Beyond the positive effects on the environment and biotope health and scientific contribution (enabling to understand more about the natural benefits provided by this species to people), the 2 beavers should also help Poole farm become a destination for visiting tourists and locals alike. Studies in other beaver locations have shown that beavers are a popular attraction for eco-tourism, bringing income to local businesses. The social aspects of the beavers and the positive effects to wellbeing and mental health will be also monitored.  Further social monitoring will help understand more about how visiting the beavers can help our communities to connect to nature.

The reintroduction had an unprecedented reaction and engagement on social media. The video with the first beaver release posted by Plymouth City Council reached 214 372 people and stirred 12 941 reactions (likes, comments, shares) in less than one-month time.

Green Minds are now looking at how the passion and energy around the charismatic beaver reintroduction can be used to engage Plymouth in other, less glamorous elements of their nature-based approach such as reducing pesticides on our streetscape, more wildflowers areas instead of mown grass, and encouraging more people across Plymouth to experience and enjoy nature-rich spaces.

 

Beaver Couple, photo credit Chris Parkes
Beaver Couple, photo credit: Chris Parkes

 

Part of this endeavour, the “Action for Insects” webinar aimed to raise awareness of the role and potential of insects as well as demonstrating how easily it is to make a positive change to stop the decline of these amazing creatures. We all have a role to play in taking action for insects – and it’s not just about creating more wildflowers. According to Green Minds, the wealth of insects and their benefits are largely related to the attention paid to the ‘in-between’ spaces that have to be seen as micro-habitats – not as  uncared or untidy residual areas. The Rebel Botanists - a grass-roots community action group co-opted and promoted through the UIA project - have been doing just this by chalking the names of plants (often called ‘weeds’) along the pavements and paths in Plymouth. It is appealing to emotions, explaining how by paying more positive attention to insects and plants can improve our lives with enriched experiences. The recording is freely available on the youtube channel of Green Minds Plymouth  https://greenmindsplymouth.com/knowledge-hub/resources/webinar-action-for-insects and more about the Rebel Botanists can be found here .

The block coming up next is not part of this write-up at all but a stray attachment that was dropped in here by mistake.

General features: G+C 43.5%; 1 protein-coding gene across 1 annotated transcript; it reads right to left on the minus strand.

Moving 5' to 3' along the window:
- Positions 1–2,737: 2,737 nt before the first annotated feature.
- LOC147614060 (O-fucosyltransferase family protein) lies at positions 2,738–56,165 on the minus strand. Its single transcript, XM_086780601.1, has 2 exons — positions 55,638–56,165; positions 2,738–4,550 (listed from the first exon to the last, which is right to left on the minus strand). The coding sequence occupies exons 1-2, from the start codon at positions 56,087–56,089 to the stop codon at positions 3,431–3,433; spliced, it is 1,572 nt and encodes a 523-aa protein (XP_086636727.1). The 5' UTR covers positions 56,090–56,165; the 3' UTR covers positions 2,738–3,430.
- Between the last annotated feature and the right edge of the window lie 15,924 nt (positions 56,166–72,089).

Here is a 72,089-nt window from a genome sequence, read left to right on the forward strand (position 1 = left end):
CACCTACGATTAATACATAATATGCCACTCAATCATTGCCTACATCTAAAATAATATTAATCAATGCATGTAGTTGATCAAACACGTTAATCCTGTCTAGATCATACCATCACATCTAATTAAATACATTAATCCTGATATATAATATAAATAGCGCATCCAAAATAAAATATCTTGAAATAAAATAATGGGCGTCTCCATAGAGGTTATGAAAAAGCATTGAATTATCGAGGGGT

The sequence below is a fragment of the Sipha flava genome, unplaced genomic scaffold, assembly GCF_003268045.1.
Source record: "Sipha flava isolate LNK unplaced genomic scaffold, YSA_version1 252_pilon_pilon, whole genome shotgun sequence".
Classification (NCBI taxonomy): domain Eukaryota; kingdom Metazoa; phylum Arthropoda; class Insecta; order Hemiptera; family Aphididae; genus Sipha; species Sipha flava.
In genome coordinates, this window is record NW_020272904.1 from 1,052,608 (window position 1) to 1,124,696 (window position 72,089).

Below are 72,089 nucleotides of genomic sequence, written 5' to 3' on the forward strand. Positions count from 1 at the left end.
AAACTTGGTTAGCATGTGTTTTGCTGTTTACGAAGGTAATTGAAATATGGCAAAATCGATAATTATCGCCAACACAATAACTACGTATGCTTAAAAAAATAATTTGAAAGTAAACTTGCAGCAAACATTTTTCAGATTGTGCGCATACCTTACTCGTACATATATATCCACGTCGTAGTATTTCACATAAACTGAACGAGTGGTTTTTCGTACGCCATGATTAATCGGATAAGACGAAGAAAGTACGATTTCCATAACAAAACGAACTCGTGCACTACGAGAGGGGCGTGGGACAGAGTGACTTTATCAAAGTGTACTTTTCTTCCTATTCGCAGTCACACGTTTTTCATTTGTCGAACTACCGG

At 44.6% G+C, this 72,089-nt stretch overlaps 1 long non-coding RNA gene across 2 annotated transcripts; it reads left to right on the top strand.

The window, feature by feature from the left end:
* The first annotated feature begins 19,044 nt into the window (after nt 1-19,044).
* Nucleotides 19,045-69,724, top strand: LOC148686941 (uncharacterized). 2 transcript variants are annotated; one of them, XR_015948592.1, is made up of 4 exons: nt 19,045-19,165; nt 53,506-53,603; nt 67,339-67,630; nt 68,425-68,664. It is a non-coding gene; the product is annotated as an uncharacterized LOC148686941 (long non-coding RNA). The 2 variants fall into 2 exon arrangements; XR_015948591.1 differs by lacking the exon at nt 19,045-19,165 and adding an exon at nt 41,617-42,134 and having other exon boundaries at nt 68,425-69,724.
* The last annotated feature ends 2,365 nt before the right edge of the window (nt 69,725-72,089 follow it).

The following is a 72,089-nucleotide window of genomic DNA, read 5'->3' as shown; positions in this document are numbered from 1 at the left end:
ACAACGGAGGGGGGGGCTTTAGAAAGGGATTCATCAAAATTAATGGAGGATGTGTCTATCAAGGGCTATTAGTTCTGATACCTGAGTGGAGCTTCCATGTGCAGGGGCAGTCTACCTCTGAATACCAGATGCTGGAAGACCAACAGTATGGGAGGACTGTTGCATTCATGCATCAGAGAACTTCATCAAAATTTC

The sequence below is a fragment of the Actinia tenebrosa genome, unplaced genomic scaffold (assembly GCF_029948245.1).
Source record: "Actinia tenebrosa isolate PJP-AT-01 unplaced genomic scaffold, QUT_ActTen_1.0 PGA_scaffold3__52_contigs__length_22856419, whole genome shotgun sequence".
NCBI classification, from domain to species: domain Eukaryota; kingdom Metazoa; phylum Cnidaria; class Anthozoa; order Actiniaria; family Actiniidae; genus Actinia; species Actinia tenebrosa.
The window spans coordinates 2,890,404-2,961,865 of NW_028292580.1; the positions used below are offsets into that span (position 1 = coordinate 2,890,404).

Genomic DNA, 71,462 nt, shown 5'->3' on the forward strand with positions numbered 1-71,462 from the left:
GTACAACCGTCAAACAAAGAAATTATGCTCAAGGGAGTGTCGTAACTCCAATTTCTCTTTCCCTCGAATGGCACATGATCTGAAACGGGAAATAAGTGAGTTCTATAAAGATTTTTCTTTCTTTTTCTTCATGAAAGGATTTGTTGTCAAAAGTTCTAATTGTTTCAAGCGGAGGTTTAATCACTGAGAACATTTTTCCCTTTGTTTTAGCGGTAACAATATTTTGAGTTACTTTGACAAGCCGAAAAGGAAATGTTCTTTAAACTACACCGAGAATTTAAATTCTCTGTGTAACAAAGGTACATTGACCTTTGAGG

Similarly to the beaver release, the webinar dedicated to insects was very well received and helped get new followers as well as orient, structure and prepare the following actions of the project. Hence, beyond rendering people aware of the potential of a previously quasi-invisible part of environment, it inspired the organisation of a series of workshops on wildlife and urban nature. At their turn, the latest aided get a better understanding on people’s expectations, needs and readiness to get involved and mobilised them to support the Green Minds adventure. The appeal to emotions of the various actions (beaver release, “Action for insects” webinar and wildflower campaign film) enabled to collect a high number of ideas and volunteering  proposals, also from local stakeholders not previously involved.

Associated media

On the ground, change was accompanied by an online communications campaign: including a series of nature-based webinars such as how to take Action for Insects.

The recording of this first urban release of beaver in the UK